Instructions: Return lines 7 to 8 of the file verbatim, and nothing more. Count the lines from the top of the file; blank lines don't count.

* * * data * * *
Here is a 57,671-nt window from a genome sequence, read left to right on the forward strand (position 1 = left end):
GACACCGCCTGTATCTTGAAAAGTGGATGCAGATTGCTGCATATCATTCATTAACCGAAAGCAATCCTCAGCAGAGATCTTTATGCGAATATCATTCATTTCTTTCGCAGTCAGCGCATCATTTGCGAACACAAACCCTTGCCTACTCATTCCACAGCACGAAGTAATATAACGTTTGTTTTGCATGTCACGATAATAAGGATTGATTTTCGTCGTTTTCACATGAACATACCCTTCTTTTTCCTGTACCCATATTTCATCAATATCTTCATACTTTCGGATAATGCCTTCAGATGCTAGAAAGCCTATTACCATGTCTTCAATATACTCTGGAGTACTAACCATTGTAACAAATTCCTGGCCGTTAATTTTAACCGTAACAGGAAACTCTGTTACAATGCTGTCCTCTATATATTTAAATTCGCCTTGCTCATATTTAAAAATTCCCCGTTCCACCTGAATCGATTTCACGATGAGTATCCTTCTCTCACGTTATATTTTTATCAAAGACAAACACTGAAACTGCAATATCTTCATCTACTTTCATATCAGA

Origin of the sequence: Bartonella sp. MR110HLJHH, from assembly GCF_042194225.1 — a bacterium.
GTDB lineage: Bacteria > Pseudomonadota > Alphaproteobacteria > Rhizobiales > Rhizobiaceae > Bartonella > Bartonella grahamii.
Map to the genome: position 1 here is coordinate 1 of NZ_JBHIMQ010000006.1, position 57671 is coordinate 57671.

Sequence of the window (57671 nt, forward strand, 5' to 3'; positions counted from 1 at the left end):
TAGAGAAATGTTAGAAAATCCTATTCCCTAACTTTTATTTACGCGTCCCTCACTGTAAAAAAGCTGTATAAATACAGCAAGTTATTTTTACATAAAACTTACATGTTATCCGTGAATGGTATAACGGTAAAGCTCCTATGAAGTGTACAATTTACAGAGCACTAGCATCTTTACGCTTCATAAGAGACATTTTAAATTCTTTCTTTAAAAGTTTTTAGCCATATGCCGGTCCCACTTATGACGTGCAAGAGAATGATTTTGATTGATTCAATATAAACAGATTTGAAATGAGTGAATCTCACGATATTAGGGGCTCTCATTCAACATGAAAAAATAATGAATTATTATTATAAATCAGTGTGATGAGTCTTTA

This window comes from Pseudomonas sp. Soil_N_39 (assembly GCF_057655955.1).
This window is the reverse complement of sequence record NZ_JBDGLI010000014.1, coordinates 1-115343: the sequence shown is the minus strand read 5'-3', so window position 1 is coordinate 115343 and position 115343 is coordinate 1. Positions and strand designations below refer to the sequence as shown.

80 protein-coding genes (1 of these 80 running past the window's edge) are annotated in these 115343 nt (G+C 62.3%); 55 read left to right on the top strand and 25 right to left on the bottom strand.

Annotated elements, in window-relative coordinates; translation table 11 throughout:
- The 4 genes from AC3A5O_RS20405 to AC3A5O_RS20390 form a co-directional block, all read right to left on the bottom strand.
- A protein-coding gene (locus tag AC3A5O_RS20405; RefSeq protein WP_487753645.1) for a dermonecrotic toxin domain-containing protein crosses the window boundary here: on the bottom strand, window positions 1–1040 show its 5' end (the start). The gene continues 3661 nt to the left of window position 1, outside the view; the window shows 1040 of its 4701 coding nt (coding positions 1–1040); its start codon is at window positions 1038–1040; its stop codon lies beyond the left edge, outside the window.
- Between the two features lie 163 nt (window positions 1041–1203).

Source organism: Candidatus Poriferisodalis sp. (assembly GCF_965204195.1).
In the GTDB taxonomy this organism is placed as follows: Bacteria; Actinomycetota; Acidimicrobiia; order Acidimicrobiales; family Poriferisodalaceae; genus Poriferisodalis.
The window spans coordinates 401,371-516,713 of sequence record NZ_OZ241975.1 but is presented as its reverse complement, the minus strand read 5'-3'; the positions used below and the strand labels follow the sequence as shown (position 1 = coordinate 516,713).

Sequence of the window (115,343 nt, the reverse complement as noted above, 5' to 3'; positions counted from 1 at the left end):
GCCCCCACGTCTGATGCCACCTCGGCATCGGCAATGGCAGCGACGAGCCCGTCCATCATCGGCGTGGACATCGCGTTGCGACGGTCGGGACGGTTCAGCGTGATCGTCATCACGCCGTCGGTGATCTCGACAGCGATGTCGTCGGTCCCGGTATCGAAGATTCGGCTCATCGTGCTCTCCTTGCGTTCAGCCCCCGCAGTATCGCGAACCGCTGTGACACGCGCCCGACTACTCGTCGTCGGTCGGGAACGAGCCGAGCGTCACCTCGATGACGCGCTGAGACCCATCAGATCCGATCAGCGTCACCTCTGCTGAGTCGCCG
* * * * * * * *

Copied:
TAGAGAAATGTTAGAAAATCCTATTCCCTAACTTTTATTTACGCGTCCCTCACTGTAAAAAAGCTGTATAAATACAGCAAGTTATTTTTACATAAAACTTACATGTTATCCGTGAATGGTATAACGGTAAAGCTCCTATGAAGTGTACAATTTACAGAGCACTAGCATCTTTACGCTTCATAAGAGACATTTTAAATTCTTTCTTTAAAAGTTTTTAGCCATATGCCGGTCCCACTTATGACGTGCAAGAGAATGATTTTGATTGATTCAATATAAACAGATTTGAAATGAGTGAATCTCACGATATTAGGGGCTCTCATTCAACATGAAAAAATAATGAATTATTATTATAAATCAGTGTGATGAGTCTTTA

This window comes from Pseudomonas sp. Soil_N_39 (assembly GCF_057655955.1).